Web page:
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Adherence to Antipsychotic Medications

Diana O. Perkins, MD, MPH

Published: August 1, 1999

Article Abstract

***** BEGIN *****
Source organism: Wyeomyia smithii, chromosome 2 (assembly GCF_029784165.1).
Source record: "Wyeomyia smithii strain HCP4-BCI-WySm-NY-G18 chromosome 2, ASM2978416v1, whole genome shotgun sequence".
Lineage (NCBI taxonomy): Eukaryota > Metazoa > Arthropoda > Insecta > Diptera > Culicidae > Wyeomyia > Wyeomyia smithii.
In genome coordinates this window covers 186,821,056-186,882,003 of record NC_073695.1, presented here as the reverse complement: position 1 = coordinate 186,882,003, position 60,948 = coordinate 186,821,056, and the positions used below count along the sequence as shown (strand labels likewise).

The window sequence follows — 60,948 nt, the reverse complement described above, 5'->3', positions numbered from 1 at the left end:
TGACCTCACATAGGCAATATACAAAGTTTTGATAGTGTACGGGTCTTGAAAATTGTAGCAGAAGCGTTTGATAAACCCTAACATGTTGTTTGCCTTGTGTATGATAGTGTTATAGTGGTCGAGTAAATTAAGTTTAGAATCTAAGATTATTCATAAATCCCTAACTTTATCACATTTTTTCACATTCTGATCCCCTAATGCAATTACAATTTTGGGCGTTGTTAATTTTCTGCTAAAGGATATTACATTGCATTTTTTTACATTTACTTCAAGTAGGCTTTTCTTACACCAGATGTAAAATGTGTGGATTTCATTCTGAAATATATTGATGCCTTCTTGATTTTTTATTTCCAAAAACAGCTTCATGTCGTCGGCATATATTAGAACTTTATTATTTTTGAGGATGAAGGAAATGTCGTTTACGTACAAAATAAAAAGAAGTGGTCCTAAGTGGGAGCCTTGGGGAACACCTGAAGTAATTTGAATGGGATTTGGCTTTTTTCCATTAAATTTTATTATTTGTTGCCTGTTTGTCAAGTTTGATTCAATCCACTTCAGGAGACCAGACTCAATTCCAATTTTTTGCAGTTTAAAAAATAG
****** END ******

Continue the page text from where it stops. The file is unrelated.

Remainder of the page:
Taking antipsychotic medication as prescribed is one of the best means patients have of managing psychotic symptoms and preventing relapse. Yet, for various reasons, patients may discontinue taking their medication or skip doses, either occasionally or frequently. Among patients treated with conventional neuroleptics, approximately 40% stop taking their antipsychotic medication within 1 year, and about 75% stop taking the medication within 2 years. Although adverse effects play a large role in a patient’s decision to discontinue antipsychotic therapy, other factors also have an effect. Using the health belief model, clinicians can assess the relative impact of various factors on medication adherence. This model posits that adherence to treatment is determined by the patient’s assessment of the perceived benefits of treatment and risks of illness versus the costs of treatment (including adverse effects such as weight gain). Other factors in the decision are barriers to adherence and cues to act (i.e., reminders to take medication). Patients who believe the risks of treatment outweigh the benefits are likely to discontinue their medication and are candidates for intervention to increase adherence.

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